Bangkok (Thailand), 9 December 2010 - On 9 December people around the world commemorated International Anti-Corruption Day and colleagues, working in the East Asia and the Pacific Region, were no exception.
In Thailand, International Anti-Corruption Day followed on the heels of the 14 International Anti-Corruption Conference (IACC), held November 10 to 13, 2010. The event was hosted by the Royal Thai Government and the National Anti-Corruption Commission and organized by Transparency International and Transparency Thailand.
The IACC is the world premier forum that brings together heads of state, civil society, the private sector and more to tackle the increasingly sophisticated challenges posed by corruption. This years event, with the title "Restoring Trust: Global Action for Transparency" was no exception, and UNODC colleagues participated in plenary sessions and workshops panels.
During opening ceremony, Hillary Clinton, Secretary of State of the United States of America, who addressed the conference via a video message, said that: "When corruption infects the political system it shakes citizens' faith in the very promise of democracy."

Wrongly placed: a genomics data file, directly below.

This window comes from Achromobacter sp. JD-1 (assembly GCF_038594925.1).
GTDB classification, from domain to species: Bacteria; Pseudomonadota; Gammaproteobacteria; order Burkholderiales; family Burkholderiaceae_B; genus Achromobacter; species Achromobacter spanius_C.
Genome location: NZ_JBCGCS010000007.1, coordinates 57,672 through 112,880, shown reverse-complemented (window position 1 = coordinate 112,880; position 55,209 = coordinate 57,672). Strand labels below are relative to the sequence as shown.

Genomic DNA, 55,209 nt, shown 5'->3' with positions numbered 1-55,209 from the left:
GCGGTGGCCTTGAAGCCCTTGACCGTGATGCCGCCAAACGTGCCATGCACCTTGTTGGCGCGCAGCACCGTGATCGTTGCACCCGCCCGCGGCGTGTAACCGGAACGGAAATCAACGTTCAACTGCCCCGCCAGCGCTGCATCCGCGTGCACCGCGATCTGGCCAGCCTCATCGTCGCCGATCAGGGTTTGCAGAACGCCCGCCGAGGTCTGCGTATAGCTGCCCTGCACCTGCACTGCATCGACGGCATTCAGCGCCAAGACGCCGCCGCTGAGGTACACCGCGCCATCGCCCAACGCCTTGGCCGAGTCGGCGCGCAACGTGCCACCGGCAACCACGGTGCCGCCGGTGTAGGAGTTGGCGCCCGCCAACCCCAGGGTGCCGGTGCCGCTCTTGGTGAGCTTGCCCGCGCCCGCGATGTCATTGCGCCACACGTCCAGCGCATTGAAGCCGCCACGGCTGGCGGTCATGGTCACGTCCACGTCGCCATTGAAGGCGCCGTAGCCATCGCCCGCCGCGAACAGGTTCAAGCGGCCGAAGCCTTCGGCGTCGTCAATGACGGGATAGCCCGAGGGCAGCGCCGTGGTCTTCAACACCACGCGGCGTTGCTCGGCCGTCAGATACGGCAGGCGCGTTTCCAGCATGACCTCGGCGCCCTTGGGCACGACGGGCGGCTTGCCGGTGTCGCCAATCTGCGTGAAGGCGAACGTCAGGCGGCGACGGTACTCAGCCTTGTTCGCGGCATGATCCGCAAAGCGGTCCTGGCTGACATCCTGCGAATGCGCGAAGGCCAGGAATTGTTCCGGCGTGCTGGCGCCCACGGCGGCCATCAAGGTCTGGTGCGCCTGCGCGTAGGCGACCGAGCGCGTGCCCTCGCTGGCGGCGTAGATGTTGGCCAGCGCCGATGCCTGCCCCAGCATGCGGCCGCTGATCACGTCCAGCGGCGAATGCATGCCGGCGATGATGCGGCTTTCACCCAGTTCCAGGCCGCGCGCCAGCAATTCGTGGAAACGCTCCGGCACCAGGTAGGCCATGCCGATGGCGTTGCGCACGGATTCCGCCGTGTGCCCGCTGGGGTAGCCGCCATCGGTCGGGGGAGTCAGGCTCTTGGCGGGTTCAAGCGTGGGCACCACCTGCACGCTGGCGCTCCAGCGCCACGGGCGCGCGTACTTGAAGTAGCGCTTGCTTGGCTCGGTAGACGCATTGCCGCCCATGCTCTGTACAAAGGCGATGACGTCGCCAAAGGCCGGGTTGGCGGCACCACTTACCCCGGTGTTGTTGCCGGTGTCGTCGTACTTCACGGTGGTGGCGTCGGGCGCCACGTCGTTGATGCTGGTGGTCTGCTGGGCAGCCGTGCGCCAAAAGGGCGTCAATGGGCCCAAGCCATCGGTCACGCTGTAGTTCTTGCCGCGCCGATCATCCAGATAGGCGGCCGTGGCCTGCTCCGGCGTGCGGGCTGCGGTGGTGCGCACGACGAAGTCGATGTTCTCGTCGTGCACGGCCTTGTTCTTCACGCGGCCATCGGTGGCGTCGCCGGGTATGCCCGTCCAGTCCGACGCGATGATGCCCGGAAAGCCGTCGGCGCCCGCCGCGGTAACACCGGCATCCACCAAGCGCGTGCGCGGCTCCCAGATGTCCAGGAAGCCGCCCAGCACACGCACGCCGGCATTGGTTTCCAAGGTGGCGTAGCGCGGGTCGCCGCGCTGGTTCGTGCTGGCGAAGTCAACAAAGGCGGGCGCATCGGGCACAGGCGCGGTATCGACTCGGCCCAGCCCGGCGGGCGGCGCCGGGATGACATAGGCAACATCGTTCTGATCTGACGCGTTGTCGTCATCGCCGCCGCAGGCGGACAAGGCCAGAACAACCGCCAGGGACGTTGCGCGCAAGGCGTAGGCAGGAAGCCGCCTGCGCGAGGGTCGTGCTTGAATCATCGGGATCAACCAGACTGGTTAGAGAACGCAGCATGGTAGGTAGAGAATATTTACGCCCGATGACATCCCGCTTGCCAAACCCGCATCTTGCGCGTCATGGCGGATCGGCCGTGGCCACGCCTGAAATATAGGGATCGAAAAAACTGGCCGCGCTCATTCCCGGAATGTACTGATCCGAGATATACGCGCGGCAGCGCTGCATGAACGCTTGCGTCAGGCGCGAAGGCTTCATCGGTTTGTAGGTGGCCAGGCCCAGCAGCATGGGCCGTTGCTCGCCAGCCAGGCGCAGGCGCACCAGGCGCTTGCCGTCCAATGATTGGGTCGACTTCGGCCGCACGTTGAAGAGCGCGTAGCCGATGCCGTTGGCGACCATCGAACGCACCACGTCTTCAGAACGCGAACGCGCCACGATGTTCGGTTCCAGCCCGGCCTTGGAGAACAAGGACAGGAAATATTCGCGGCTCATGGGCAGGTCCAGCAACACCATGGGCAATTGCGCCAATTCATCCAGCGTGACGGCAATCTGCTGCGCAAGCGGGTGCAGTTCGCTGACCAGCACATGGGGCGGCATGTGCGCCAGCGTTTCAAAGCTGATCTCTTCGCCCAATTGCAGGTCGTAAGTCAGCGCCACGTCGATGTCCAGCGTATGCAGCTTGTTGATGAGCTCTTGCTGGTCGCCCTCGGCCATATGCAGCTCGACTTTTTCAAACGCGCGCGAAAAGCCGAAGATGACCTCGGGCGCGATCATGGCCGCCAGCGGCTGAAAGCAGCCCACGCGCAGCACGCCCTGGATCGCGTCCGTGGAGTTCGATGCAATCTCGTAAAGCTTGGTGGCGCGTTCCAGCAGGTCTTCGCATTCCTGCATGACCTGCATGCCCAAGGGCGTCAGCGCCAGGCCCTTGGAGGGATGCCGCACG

By engaging in such a world class forum, UNODC supports a positive and pro-active stance against corruption. As the custodian of the United Nations Convention against Corruption, the organization promoted, throughout the conference, the Convention as the key tool to fight corruption worldwide, and as the impetus for a global and forceful movement.
An exhibition, detailing Thailand's counter-corruption efforts, was also launched during the conference by Abhisit Vejjajiva, Prime Minister of Thailand. The exhibition demonstrated that corruption is a complex social, political and economic phenomenon that needs a range of anti-corruption measures, policies and institutions to counter it.
In Thailand, UNODC has been engaged in strengthening the capacity of anti-corruption institution such as the National Anti-Corruption Commission.
Speaking on the occasion of International Anti-Corruption Day 2010, Gary Lewis, UNODC Regional Representative for East Asia and the Pacific said that: "Corruption poses a consistent threat to our efforts to promote human development and security. We must tackle corruption in order to protect our citizens, institutions and natural resources."